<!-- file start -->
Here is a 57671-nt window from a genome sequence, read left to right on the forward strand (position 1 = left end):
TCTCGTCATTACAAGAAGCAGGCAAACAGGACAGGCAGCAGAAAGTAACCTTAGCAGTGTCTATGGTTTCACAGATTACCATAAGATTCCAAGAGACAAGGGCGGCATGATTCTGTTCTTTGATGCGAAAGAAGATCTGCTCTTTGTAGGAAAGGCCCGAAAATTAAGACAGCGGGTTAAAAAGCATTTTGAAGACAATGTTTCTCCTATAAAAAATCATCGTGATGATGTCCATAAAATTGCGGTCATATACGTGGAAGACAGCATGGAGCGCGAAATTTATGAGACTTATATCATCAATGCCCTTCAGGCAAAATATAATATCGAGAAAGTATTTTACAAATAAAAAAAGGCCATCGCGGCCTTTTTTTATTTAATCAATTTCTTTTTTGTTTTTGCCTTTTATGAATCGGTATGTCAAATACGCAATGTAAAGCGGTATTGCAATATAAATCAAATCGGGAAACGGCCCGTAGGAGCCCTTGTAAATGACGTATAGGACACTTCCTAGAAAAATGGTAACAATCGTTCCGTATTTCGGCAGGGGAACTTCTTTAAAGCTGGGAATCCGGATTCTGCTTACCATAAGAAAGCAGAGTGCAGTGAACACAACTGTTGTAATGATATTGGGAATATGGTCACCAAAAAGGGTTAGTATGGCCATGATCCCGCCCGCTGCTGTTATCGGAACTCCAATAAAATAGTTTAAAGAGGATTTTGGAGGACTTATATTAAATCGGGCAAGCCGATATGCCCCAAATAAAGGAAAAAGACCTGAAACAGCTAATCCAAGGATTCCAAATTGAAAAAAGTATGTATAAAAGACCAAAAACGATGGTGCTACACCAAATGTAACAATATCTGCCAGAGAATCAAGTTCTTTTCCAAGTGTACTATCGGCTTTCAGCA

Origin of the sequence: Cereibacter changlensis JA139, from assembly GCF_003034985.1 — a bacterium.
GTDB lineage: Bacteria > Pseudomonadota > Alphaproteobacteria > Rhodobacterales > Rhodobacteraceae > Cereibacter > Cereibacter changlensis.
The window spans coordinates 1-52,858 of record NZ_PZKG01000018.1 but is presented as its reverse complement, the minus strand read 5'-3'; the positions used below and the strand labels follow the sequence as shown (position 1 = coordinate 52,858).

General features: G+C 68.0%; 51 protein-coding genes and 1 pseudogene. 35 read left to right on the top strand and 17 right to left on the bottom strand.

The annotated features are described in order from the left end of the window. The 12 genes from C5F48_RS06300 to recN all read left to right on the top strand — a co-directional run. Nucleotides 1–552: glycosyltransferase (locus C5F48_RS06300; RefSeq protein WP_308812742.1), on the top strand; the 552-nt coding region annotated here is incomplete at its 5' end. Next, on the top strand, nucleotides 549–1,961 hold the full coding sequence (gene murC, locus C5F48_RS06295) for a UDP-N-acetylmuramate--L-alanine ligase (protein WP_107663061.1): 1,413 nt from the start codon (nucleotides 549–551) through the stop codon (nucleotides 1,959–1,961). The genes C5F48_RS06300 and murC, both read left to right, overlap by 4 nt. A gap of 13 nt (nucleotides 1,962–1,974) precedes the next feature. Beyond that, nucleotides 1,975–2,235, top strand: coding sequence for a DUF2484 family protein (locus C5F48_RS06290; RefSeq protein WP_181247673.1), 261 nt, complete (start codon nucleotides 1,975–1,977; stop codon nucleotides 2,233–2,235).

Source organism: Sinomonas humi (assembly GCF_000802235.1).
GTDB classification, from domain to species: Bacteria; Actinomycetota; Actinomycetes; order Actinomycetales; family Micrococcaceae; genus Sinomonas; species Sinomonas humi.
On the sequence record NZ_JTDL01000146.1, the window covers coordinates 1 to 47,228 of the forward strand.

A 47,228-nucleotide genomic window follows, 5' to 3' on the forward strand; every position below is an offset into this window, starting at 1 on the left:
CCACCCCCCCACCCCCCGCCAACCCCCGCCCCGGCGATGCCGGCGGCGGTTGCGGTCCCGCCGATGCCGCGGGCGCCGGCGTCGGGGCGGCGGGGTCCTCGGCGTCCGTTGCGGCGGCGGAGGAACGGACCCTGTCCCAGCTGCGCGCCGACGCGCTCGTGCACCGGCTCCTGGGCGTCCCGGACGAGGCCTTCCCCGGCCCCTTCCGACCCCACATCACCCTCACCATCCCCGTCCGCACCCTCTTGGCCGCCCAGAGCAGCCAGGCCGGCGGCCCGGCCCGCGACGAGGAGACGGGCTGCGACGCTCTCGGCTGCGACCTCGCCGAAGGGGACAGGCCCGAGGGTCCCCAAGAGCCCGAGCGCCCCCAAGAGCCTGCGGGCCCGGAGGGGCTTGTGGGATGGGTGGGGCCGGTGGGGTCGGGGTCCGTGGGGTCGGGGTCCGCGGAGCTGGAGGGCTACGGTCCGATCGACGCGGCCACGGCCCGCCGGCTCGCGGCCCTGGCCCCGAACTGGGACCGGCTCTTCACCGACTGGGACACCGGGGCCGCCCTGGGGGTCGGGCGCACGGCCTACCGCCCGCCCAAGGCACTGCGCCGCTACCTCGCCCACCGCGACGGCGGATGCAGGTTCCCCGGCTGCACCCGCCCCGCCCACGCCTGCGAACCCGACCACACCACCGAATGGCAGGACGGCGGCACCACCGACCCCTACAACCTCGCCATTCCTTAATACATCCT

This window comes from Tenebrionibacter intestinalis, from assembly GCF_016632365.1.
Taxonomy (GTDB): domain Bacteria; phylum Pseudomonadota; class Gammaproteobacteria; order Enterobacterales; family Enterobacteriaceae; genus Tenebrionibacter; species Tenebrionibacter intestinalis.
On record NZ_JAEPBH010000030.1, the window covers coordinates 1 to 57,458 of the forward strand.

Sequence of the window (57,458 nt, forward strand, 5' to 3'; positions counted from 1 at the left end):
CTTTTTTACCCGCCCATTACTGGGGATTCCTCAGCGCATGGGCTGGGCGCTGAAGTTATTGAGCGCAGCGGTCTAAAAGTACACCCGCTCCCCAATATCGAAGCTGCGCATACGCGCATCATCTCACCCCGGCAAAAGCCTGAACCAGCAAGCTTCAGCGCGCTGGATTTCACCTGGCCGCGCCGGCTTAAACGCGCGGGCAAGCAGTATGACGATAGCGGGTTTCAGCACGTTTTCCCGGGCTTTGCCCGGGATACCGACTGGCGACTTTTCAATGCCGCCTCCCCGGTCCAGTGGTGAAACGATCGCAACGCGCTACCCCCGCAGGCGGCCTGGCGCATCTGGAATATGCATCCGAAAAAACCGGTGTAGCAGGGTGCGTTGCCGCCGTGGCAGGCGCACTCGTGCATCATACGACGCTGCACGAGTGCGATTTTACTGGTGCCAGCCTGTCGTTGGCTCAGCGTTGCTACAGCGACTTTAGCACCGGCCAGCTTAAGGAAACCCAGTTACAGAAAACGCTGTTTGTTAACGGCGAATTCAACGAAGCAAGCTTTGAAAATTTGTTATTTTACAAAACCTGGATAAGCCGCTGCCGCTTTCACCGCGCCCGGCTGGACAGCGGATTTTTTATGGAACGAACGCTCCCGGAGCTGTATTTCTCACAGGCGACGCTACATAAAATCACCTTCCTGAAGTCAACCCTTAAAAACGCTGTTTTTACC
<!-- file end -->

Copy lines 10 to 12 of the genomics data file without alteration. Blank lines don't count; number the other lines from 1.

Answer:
On the sequence record NZ_JTDL01000146.1, the window covers coordinates 1 to 47,228 of the forward strand.

A 47,228-nucleotide genomic window follows, 5' to 3' on the forward strand; every position below is an offset into this window, starting at 1 on the left:
CCACCCCCCCACCCCCCGCCAACCCCCGCCCCGGCGATGCCGGCGGCGGTTGCGGTCCCGCCGATGCCGCGGGCGCCGGCGTCGGGGCGGCGGGGTCCTCGGCGTCCGTTGCGGCGGCGGAGGAACGGACCCTGTCCCAGCTGCGCGCCGACGCGCTCGTGCACCGGCTCCTGGGCGTCCCGGACGAGGCCTTCCCCGGCCCCTTCCGACCCCACATCACCCTCACCATCCCCGTCCGCACCCTCTTGGCCGCCCAGAGCAGCCAGGCCGGCGGCCCGGCCCGCGACGAGGAGACGGGCTGCGACGCTCTCGGCTGCGACCTCGCCGAAGGGGACAGGCCCGAGGGTCCCCAAGAGCCCGAGCGCCCCCAAGAGCCTGCGGGCCCGGAGGGGCTTGTGGGATGGGTGGGGCCGGTGGGGTCGGGGTCCGTGGGGTCGGGGTCCGCGGAGCTGGAGGGCTACGGTCCGATCGACGCGGCCACGGCCCGCCGGCTCGCGGCCCTGGCCCCGAACTGGGACCGGCTCTTCACCGACTGGGACACCGGGGCCGCCCTGGGGGTCGGGCGCACGGCCTACCGCCCGCCCAAGGCACTGCGCCGCTACCTCGCCCACCGCGACGGCGGATGCAGGTTCCCCGGCTGCACCCGCCCCGCCCACGCCTGCGAACCCGACCACACCACCGAATGGCAGGACGGCGGCACCACCGACCCCTACAACCTCGCCATTCCTTAATACATCCT